Nihon eiseigaku zasshi. Japanese journal of hygiene

[Significance of laboratory studies of neurobehavioral and developmental toxicities--transgenerational effects of styrene exposure].

PMID 16370350


Recently, health problems caused by environmental chemical substances present in daily life have been increasing, particularly developmental toxicities, the effects of which often become apparent only after a long developmental period. It is difficult to determine adverse transgenerational effects. Therefore, we must recognize important indices to measure neurobehavioral and developmental effects. The assessment of such effects indices, is difficult and few neurobehavioral data are available compared to teratological data. Thus, through studies using laboratory animals, analyses of the mechanisms, exposure periods, doses and neurobehavioral effects are necessary. We have reviewed studies of the volatile monomer of the organic solvent styrene with regard to reproductive and developmental toxicities in laboratory animals. The styrene monomer crosses through the placenta; however, fetal excretion is less than maternal excretion. Therefore, it seems that a dose of styrene that does not affect the mother may be toxic for the fetus. We reported that exposure to low-dose styrene results in physical and neurobehavioral developmental delays, as well as decreases in enzyme activity and neurotransmitter secretion level. To prevent neurobehavioral toxicity, we need further studies to obtain precise data on chemical-biological interactions developmental toxicity and dose-response relationships. A key step towards effective prevention can also be obtained from studies in which animals are continuously exposed to chemicals for one or more generations. Thereafter, we must extrapolate developmental toxicity data from animals to humans. In this paper, we provide the information on developmental toxicity.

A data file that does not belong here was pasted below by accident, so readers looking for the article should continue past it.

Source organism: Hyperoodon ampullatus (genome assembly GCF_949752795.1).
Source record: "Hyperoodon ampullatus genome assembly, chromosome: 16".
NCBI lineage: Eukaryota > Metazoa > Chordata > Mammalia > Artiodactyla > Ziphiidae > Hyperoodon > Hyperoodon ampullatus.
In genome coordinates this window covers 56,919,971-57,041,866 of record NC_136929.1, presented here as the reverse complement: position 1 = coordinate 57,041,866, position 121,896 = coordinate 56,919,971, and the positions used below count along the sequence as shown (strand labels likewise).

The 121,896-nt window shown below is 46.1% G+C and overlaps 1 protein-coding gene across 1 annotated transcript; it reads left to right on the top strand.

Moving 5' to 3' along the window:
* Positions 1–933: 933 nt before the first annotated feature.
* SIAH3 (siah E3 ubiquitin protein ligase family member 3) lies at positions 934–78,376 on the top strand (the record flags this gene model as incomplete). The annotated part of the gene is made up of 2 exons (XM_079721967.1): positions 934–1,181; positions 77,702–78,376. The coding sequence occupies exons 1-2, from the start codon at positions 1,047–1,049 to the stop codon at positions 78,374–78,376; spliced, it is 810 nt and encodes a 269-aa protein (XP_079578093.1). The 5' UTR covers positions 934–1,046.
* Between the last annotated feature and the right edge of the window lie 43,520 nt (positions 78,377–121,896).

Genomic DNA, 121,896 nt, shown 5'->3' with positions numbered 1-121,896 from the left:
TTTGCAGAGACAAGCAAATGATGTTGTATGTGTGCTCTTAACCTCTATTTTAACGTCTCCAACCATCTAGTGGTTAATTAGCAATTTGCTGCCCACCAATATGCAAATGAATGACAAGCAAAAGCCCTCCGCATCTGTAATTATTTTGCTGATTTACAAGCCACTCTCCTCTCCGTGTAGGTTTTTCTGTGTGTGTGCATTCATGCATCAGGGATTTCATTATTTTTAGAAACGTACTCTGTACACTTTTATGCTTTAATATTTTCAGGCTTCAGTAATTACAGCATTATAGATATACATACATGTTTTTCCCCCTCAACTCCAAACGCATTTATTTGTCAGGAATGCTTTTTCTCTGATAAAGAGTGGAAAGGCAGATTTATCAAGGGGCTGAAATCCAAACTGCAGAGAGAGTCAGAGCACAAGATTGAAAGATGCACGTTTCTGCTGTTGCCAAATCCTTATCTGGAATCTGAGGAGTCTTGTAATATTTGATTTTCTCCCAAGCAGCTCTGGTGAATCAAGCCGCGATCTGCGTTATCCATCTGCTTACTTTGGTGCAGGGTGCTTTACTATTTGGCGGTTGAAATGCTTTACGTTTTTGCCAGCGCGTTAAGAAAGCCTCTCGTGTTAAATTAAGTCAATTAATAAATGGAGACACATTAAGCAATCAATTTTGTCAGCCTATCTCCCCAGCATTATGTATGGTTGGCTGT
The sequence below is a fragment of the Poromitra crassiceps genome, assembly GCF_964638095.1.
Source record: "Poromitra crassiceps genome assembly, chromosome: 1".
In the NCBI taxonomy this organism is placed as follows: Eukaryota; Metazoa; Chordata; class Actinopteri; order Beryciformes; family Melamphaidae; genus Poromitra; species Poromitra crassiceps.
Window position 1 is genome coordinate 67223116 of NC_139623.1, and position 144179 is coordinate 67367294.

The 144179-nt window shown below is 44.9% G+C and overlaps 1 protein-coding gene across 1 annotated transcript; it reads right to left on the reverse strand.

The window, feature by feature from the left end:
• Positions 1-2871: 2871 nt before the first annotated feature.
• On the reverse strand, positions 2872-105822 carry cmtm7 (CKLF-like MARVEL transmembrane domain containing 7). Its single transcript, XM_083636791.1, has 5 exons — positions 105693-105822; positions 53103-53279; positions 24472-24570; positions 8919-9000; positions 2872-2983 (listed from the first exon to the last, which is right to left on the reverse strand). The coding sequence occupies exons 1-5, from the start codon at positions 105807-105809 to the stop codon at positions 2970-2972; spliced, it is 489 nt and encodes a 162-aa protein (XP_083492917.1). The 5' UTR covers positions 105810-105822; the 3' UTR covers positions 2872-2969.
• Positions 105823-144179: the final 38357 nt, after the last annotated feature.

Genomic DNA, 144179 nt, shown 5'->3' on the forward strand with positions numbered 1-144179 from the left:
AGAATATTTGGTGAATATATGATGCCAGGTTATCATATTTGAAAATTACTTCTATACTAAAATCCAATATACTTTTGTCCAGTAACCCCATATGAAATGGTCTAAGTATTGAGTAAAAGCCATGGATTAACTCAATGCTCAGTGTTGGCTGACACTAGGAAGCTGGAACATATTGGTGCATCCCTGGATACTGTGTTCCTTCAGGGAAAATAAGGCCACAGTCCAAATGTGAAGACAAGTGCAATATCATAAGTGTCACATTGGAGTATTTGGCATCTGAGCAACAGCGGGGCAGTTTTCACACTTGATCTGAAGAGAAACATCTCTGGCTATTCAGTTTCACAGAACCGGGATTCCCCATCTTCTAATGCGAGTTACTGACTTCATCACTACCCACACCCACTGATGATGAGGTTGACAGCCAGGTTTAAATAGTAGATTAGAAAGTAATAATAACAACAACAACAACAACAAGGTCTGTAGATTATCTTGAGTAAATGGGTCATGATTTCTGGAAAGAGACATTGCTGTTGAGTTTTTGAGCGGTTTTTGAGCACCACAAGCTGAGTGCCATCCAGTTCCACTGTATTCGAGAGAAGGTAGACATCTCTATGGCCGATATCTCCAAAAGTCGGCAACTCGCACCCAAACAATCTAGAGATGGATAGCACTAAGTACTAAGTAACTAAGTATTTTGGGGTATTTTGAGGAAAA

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Styrene, analytical standard